MECHANICAL ENGINEERING

Freshman Year
Fall Term

Credit

MA
PH
CLSK
EM 
RH
111
111
100
104 
131
Calculus I  
Physics I 
College & Life Skills  
Graphical Communications
Rhetoric & Composition
split fall or winter with
Elective(HSS)
  5
4
1
2


4
     


16

       
Winter Term

Credit

MA
PH
ME


RH
112
112 
123


131
Calculus II  
Physics II
Computer Applications I 
Elective (HSS)
split fall or winter with
Rhetoric & Composition
  5
4
4


4
     

17

       
Spring Term

Credit

MA
PH
EM
EM
113 
113 
103
121
Calculus III
Physics III  
Introduction to Design
Statics and Mechanics of Materials I
  5
4
2

4
     

15

Sophomore Year
Fall Term

Credit

MA
ES


ES
221
201


203
Differential Equations I 
Conservation & 
Accounting Principles
Elective (HSS)
Electrical Systems
  4

4
4
4
     


16

       
Winter Term

Credit

MA
ES
ES 

CHEM
222
202
204

105
Differential Equations II
Fluid & Thermal Systems 
Mechanical Systems 
Elective (HSS)
Engineering Chemistry I
  4
3
3
4
4
     

18

       
Spring Term

Credit

MA
ES

CHEM
223
205 

107
Statistics for Engineers 
Analysis & Design of
Engineering Systems  
Engineering Chemistry II  
Elective (HSS)
  4


4
4
     

16

       
 
Junior Year
Fall Term

Credit

ME 301 Thermodynamics II 4
EM 204 Statics and Mechanics of Materials II 4
ECE 207 Elements of Electrical Engineering II 4
    **Elective (Free) 4
      16
       
Winter Term

Credit

ME 317 Design for Manufacturing 3
       
       
       
       
ME 321 Measurement Systems
split winter or spring with
4
ME 323 Computer Applications II (2)
ME 328 Materials Engineering 4
    Elective (Science) (4)
RH 330 Technical and Professional Communication
or
 
    Elective (HSS) 4
   

17 or 15

       
Spring Term

Credit

ME 302 Heat Transfer 4
ME 323 Computer Applications II
split winter or spring with
2
ME 321 Measurement Systems (4)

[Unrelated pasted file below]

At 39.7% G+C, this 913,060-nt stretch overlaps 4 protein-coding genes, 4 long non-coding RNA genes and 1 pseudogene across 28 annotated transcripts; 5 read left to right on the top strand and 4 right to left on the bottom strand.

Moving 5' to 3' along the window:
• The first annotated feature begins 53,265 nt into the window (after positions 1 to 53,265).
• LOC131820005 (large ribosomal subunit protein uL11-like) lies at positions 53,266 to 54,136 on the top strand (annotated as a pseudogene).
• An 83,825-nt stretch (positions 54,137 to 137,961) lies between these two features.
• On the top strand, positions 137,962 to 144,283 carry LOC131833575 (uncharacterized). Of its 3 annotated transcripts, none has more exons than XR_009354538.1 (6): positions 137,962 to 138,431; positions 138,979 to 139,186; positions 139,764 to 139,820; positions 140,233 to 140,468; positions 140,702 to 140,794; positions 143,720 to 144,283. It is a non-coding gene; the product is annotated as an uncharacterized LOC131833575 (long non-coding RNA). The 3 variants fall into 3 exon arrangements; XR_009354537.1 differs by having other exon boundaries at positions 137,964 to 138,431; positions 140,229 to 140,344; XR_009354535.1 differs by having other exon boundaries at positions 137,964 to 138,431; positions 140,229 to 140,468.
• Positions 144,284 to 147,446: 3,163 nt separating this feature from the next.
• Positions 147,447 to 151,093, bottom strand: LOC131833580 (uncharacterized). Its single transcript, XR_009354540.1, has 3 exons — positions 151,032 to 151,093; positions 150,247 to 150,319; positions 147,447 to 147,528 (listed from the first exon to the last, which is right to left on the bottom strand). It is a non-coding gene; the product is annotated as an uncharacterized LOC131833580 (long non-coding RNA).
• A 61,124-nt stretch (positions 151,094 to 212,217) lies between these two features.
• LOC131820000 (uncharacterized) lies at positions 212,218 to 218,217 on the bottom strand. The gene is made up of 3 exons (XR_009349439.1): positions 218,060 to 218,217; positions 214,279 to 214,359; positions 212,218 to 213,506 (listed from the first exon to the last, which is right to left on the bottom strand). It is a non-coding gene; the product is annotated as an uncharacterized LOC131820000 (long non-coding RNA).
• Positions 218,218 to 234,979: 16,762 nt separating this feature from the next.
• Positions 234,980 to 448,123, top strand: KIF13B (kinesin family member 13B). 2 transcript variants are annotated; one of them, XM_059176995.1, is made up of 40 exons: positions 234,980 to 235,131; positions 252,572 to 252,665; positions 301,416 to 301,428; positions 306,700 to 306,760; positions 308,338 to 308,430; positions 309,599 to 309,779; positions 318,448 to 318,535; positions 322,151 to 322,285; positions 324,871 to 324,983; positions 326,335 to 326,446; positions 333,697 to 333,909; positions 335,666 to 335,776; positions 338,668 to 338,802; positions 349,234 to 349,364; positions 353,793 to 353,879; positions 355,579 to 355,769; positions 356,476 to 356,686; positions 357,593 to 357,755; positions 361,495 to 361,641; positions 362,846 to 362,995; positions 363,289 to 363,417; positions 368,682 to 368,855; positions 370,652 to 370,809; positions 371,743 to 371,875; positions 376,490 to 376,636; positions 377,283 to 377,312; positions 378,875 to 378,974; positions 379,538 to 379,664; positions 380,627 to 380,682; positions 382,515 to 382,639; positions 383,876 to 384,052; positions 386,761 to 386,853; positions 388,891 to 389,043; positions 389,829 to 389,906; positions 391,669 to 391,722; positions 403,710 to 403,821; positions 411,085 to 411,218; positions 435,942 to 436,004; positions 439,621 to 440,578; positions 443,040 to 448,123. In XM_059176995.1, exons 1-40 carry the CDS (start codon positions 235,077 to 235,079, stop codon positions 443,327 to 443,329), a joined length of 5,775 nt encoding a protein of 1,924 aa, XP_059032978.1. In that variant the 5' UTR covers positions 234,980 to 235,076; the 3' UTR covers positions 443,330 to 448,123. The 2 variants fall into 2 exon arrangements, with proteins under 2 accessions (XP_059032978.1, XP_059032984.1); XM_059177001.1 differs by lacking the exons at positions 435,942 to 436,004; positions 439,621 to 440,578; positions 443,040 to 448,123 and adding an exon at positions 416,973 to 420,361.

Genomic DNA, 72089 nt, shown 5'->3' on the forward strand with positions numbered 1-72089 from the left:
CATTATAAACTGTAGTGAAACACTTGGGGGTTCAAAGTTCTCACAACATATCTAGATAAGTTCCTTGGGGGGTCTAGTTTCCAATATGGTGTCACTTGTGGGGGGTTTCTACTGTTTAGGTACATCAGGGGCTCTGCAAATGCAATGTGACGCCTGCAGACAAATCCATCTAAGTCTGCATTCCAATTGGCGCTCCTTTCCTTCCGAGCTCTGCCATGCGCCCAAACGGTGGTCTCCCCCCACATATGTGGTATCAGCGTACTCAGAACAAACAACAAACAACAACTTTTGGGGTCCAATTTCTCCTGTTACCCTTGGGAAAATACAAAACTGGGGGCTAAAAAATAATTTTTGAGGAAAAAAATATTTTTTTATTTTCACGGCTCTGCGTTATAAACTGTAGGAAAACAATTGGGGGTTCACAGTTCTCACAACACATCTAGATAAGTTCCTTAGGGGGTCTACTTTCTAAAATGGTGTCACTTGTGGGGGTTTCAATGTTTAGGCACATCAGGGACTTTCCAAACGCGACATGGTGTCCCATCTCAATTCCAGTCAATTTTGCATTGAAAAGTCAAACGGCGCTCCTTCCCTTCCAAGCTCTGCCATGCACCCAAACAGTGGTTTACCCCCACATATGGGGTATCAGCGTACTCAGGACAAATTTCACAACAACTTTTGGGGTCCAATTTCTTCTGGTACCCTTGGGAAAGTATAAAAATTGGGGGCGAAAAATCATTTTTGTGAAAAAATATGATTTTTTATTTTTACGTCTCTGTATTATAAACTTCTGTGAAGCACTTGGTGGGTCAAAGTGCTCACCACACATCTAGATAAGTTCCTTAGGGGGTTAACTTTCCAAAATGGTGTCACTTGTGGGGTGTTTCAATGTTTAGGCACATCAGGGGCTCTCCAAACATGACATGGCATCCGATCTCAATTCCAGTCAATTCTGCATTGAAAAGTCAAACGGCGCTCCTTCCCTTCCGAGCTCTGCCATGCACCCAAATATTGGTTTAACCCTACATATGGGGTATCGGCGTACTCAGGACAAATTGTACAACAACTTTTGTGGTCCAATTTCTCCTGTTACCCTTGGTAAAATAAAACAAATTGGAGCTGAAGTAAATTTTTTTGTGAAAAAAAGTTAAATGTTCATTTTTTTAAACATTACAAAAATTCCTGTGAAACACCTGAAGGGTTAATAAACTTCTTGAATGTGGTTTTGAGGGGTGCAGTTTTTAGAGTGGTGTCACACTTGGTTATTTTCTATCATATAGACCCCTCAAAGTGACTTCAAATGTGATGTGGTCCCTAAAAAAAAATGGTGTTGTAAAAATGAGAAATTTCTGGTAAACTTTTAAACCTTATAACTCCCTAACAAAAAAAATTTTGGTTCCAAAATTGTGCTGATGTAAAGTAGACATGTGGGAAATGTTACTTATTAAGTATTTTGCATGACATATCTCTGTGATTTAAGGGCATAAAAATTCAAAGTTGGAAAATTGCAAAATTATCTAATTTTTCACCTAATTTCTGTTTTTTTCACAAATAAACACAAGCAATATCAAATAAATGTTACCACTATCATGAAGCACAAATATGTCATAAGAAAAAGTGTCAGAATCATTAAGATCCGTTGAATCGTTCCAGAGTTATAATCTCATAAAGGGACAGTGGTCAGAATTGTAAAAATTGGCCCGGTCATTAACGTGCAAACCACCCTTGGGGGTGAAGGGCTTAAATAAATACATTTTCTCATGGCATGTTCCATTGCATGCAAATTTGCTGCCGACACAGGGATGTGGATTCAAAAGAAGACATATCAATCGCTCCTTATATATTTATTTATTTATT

ME 470 Engineering Systems Design 4
    split Jr. spring or Sr. fall with
ME 480 Machine Component Design (4)
    Elective (Science) 4
    Elective (HSS)
or
 
RH 330 Technical and Professional Communication 4
       
    16 or 18
Senior Year
Fall Term

Credit

ME 430 Mechatronic Systems
split fall or winter with
4
ME 421 M.E. Lab (2)
ME 406 Control Systems
or
 
EM 406 Vibration Analysis 4
ME 480 Machine Component Design 4
    split Jr. spring or Sr. fall with
ME 470 Engineering Systems Design (4)
    **Elective (Tech) 4
   

14 or 16

       
Winter Term

Credit

ME 471 Capstone Design I 2
ME 421 M.E. Lab 2
    split fall or winter with  
ME 430 Mechatronic Systems (4)
    **Elective (Tech) 4
    **Elective (free) 4
    Elective (HSS) 4
    18 or 16
       
Spring Term

Credit

ME 472 Capstone Design II 3
    **Elective (Tech) 4
    **Elective (Adv Tech) 4
    Elective (HSS) 4
     

15

       
   

Total credits required:  194

* 24 credit hours. in electives composed of 16 cr. hrs. in technical electives, of which at least 4 cr. hrs. must be in advanced level courses and 8 cr. hrs. in free electives. (i.e. 12 cr. hrs. tech. electives, 4 cr. hrs. adv. tech elective, 8 cr. hrs. free electives)

** An advanced technical elective is designated with an * in the undergraduate bulletin ME and EM course description section or any 500 level course and above in BE, ChE, CE, CPE, EE, ME, OE or SE programs. Atechnical elective is any course (at the 200 level or above) in chemistry, computer science, engineering, engineering management, life science, mathematics, or physics that is not cross-listed with HSS or similar in content to a required course. A science elective is any course in applied biology, chemistry, geology or physics except those courses that are cross-referenced with an engineering course.